- Golden Globe Awards
Carol Burnett on Yoga, 1974 – Out of the Archives
In 2019, Carol Burnett, already a winner of five Golden Globes out of 17 nominations, was the recipient of the first Carol Burnett Award for Achievement on television, that was named after her. A TV special, Carol Burnett: 90 Years of Laughter + Love, will air on April 26, her 90th birthday. We searched our extensive archives of HFPA interviews to read what Burnett had said to journalists of the Hollywood Foreign Press Association about the benefits of her yoga practice in interviews given in 1974 and 1978.
On December 14, 1974, Burnett, while promoting The Front Page, directed by Billy Wilder from the 1928 play, in which she co-starred with Jack Lemmon and Walter Matthau, revealed that, when she had started practicing yoga, she had also modified her diet: “I went into yoga a year ago, so I don’t have to do the calisthenics anymore, and I’m doing myself a much greater service. So, as a result, I’ve changed my diet. I wasn’t forced into it, but it’s something that comes out of doing the postures and the exercises. I never thought that I could ever stand on my head, I’d never done that as a child or anything, but I do it now. It’s the quietness of it that makes you realize that a lot of the things that you do eat are superfluous, not good for you, and they will only harm you. I’ve never really been that fond of red meat, so I didn’t miss it when I stopped eating it, and I don’t miss a lot of things I used to love, like junk food or coffee, anything that causes acidity, and I find I have a lot more energy. I will drink a glass of white wine with dinner, and I’ll have one bite of dessert, but not the whole thing. I’ve found myself gradually shedding a lot of foods that really are unnecessary, and consequently, knock on wood, I feel a whole lot better.”
The actress further shared how often she took yoga classes and disclosed the name of her teacher: “Usually I have classes from 10 to 12 on Saturday mornings and from 9 to 12 on Thursday mornings. Then I do about 45 minutes every morning other than that. I take lessons from a lovely French woman, her name is Suzanne Stern, who studies with a lady named Clara Spring out here in Los Angeles, who’s on San Vicente just below Sunset. She comes to the house and there are about six or seven of us in the class.”
On November 21, 1978, while answering questions about A Wedding, directed by Robert Altman, in which she played the mother of the bride, the actress returned on the subject of yoga, and revealed that she had not liked it the first time she took classes: “When I was introduced to yoga, maybe 10 to 12 years ago, and I took a class, I was very fidgety, because it was so slow that I felt I should be doing something else. Instead of concentrating on calming myself down, I felt that I should be out reading or taking a walk, some dumb outside thing, as opposed to concentrating on breathing and so forth. I wasn’t ready, I couldn’t wait for the class to be over, whereas when I started really doing it about five to six years ago – it was not the same person but it was the same type of class – I felt very much rejuvenated after that class. For a lot of people, just living tends to make you very hyper and very nervous, and, especially in show business, it festers. So exercise like yoga is a calming influence and also it keeps one very humble. All of a sudden, it started to dawn on me that we must all take time for ourselves and it’s not selfish.”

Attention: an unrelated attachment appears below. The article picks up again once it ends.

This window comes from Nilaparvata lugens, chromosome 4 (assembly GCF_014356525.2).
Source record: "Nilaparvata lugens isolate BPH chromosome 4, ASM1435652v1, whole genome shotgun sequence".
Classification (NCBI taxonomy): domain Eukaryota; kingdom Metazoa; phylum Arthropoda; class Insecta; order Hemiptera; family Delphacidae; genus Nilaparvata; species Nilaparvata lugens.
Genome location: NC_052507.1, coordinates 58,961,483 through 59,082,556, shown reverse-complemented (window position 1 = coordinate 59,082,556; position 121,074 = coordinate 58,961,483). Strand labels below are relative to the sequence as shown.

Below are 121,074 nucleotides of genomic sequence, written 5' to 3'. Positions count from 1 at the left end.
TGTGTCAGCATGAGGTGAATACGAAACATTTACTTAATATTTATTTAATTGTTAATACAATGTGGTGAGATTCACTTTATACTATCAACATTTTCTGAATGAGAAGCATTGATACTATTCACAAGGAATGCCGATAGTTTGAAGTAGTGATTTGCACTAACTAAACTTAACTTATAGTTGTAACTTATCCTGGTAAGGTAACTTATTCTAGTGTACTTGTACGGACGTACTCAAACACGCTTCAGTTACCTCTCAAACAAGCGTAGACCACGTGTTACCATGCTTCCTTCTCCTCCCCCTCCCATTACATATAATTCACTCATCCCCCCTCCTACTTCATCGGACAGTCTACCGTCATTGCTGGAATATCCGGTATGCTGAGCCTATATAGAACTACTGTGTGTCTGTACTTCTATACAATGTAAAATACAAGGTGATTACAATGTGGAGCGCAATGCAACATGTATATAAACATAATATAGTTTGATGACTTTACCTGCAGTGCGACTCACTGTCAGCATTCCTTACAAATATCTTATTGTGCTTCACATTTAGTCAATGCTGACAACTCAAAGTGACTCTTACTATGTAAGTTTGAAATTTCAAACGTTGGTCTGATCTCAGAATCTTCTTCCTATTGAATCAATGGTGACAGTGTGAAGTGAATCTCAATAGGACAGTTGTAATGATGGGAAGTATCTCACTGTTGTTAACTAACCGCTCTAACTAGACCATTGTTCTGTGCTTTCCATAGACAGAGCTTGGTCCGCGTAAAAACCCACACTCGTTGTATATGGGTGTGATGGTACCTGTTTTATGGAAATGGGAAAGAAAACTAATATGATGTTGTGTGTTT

Burnett quoted a book she had read that had also inspired her to take time out for herself: “In Ann Morrow Lindbergh’s book ‘Gift from the Sea,’ there’s a wonderful part in that where she talks about taking time out for you, whether it’s just five minutes a day, and it’s not selfish. It’s funny that, if the telephone rings, and you say, ‘Gee, I’m sorry, I have to pick the kids up at school now,’ that’s okay. If you say, ‘I’m sorry my favorite program’s on, can I call you back?’ that’s okay, but if you say, ‘I’m sorry, this is my time for me,’ no-one will understand. But it’s good to do that.”
The comedian went on to elaborate on the spiritual benefits of a yoga practice: “I don’t mean to wax philosophical, but when I first started it was just for the physical aspects of yoga, to calm down, to learn to breathe correctly, but what happens is a very odd thing. When we breathe slowly, there is a calming effect, and almost a meditative state, where you can get in touch with oneself. Then you wonder, ‘What is this feeling? Am I the only one who’s ever had this?’ So I started reading, going and finding philosophical books, religious books and so forth. Once in a great while, you go inside so far that it’s almost an infinite thing: then you feel as if you were one with everyone, which I guess is the best thing you can ever feel. And if you can feel that just for an instant, you realize that all of this other reaching out is so temporary, and the only permanent thing is in being part of each other, therefore, no one is better or on a higher plain than another, we are all together. You start realizing how fortunate you are to be doing what you want and that it can leave as fast as it comes. So if you can hang onto that, it does keep you humble – or at least it keeps your head on straight, and it’s kind of funny, because we are in the most ego-building business that there is.”